Clemson Tigers product Sammy Watkins is the best wide receiver prospect in this year’s draft class, and that’s saying something given how many talented prospects there are at the WR position. I mean, there are about 12 receivers in this year’s draft class who could project as legitimate starters in the NFL, and Watkins leads the pack by a distance of some significance. He has electrifying long speed and quickness, can work off of deeper routes and screens, wins at the catch point, plays bigger than his size, generates plenty of yards after the catch with a great running style, and he is a very polished route-runner. That last aspect of Watkins’s game is especially important, because we’ve seen many playmaking wide receivers fall flat due to an inability to get open. Based on the tape I’ve watched of them, there’s little doubt in my mind that he’ll be able to grasp NFL route trees with ease.
The Tigers first game of the season came against a difficult SEC opponent against the healthy Georgia Bulldogs, but the home team was game and prevailed 38-35. Watkins played a key role in that as the team’s leading receiver (surprise, surprise) with five receptions for 111 yards and a touchdown, as his stats were largely based off of a monstrous 77- yard TD that showcased his ability to generate major YAC. This film breakdown is based off of the tape assembled by the awesome folks at Draft Breakdown, and the piece itself is meant as a quick look at one of Watkins’s games, rather than an in-depth look at what he did.
I charted Watkins with eight total targets (not including a PI call), so he had a 62.5% catch rate and averaged a hefty 13.9 yards per target. If you take out his big TD, then he averaged just 4.9 yards per target. However, big plays deserves to count, especially the one Watkins had. Plus, he drew a pass interference penalty, which has to count in his favor. The official box score tracks Watkins with six receptions for 127 yards, but they falsely credited Watkins with a 16-yard pass with 7:41 left in the third quarter when that was clearly a designed run. With 18 yards on three carries, the Tigers tried to get Watkins involved on designed runs, which is a wrinkle he can definitely add to an NFL offense.
Here are the targets I charted as far as routes go (right, left denote alignment):
- Right, screen pass for five yards
- Left, unknown route (ended in an out/comeback) for nine yards
- Right, crossing route for a 77-yard TD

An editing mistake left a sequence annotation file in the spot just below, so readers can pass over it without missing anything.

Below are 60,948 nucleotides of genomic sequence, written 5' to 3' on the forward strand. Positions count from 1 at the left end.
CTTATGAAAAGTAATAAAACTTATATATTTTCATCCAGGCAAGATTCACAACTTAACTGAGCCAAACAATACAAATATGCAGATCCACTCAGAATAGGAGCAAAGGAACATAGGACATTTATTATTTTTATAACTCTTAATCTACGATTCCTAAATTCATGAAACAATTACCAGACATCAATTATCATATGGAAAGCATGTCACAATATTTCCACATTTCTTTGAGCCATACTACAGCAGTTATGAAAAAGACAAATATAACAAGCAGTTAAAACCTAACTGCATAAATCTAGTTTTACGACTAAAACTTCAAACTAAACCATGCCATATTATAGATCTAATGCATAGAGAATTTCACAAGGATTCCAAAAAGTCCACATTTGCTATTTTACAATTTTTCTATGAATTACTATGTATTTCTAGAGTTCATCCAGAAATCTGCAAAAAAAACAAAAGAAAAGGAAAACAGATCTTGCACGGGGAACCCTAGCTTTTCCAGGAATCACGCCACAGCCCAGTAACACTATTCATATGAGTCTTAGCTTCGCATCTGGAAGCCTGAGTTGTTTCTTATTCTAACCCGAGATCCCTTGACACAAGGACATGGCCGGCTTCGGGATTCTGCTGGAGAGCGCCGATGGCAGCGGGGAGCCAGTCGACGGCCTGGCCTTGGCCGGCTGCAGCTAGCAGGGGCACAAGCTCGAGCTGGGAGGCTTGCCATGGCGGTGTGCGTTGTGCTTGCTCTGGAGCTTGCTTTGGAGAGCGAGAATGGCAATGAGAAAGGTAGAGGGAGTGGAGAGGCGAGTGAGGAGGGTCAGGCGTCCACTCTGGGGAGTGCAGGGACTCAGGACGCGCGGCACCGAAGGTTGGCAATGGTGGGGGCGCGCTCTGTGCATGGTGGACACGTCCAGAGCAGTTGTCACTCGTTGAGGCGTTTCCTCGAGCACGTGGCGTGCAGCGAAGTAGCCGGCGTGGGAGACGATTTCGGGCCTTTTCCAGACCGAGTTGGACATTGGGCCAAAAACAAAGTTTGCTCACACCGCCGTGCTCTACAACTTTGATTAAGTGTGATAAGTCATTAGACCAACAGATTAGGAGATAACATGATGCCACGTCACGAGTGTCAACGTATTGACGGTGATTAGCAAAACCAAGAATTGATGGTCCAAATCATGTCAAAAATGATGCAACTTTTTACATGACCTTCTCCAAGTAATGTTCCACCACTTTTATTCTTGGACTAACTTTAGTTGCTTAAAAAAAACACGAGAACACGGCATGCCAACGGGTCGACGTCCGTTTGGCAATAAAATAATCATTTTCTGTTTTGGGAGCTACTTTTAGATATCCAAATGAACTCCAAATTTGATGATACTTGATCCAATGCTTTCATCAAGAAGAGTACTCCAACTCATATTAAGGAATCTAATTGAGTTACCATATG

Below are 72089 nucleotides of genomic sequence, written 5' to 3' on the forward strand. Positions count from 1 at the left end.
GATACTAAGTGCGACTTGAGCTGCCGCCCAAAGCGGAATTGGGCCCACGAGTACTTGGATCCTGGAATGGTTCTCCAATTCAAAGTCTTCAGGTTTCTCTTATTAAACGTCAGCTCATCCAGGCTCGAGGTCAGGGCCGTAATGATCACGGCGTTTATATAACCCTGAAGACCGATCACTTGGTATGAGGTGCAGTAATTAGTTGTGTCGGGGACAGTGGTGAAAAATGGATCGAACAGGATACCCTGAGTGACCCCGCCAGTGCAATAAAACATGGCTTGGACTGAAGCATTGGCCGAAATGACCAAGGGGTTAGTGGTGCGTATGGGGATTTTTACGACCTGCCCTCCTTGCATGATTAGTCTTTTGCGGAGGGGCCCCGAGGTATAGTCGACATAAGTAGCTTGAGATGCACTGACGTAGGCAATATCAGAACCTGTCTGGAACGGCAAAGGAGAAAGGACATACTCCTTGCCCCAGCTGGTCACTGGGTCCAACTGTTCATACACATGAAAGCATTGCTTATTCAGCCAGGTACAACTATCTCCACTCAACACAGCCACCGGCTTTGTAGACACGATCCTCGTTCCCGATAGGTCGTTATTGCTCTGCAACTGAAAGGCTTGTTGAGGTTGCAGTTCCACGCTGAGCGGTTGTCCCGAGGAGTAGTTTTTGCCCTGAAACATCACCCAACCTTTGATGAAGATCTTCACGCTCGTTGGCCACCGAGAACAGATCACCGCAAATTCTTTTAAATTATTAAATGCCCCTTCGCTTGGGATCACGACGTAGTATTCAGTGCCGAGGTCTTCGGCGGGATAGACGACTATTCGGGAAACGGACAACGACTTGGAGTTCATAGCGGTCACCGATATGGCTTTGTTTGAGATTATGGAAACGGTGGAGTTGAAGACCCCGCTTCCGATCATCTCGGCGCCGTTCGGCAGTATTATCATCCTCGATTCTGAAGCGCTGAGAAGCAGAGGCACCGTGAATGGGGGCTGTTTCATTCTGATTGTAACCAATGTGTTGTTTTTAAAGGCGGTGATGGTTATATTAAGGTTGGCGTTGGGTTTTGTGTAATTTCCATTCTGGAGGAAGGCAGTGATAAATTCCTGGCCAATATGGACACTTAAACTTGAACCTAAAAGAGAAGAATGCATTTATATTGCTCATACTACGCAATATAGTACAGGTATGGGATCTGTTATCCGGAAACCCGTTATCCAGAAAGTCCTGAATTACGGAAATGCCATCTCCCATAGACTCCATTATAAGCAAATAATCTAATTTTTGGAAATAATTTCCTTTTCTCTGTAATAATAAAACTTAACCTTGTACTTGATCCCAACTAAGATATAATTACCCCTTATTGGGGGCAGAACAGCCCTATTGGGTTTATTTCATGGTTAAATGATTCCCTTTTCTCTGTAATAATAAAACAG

- Left, skinny post route for a 15-yard pass interference
- Slot right, out route is a near-interception due to an awful throw/decision from Tajh Boyd
- Right, screen for seven yards
- Left, curl (couldn’t really see the play, but I think you get the idea of what the route looked like) for 13 yards
- Right, slant for an incomplete, as Boyd threw the ball high and didn’t give Watkins enough time for the route to develop. The ball glanced off of Watkins’s hands, but this catch would have been too difficult for him to make, so I wouldn’t consider it a drop.
- Right, screen for an incomplete, as this one was definitely a drop on a wide-open pass.
Sammy Watkins can impact the game in a variety of ways, and he made his mark against the Bulldogs in a Percy Harvin kind of way. Instead of being the dominating, true No. 1 pro-style receiver that he was in games like the Ohio State contest, Watkins was mostly targeted on shorter routes and designed runs in this one. He ran one deep route, but that was it. Clemson tried to get the ball into Watkins’s hands and make things easier for Boyd by throwing frequent screens, and No. 2 wasn’t the only wideout on the team to receive a heavy dosage of screens.
There are two plays in particular worth highlighting when looking at this game, and I’ll look at his 77-yard TD grab first. It came on a shallow route over the middle, and this catch is just a microcosm that encapsulates the impact that Watkins can have on a game. One simple route can turn into a game-changing play that goes the distance, and he trucked one defender before forcing another missed tackle later on in the play. It was a foot race at the end of the play for Watkins, who had to speed past several Bulldogs defenders before finally being tackled inside the end zone.
But maybe his most impressive play was on 3rd and four in the first quarter with 11:11 left, as Watkins caught a nine yard pass on the left sideline for the conversion. Boyd was under pressure and barely escaped before firing off a throw to his favorite target, and the likely top ten pick delivered by leaping up to expertly snatch the ball out of the air with both hands, holding onto a hit from the defender. He has great ball skills, and that play definitely showcased his ability to make plays on the ball,
When looking at that play closely, though, the most impressive work from Watkins came before the snap, as he ran an NFL-caliber route in order to get open on that play. Facing off-coverage, Watkins was wide open for most of the play, and it would have been an easy first down had Boyd been able to get the ball to his No. 1 wideout sooner. However, he was under pressure and couldn’t throw until later. Watkins initially cut inside, cut upfield, and then cut outside, and he did a great job of keeping the corner covering him off-balanced. It was a poor play-call from the other team to not press him on third-and-short, whereas it was pure excellence from Watkins to cut-on-a-dime in order to get open. Throughout his route, he kept his eyes out on Boyd, which was crucial given the pressure Boyd was under. The end result of the play was a first down that kept the drive going, which would culminate in a four-yard TD run by Boyd, who has Watkins to thank on that play that showcased high-end talent both before and during the catch.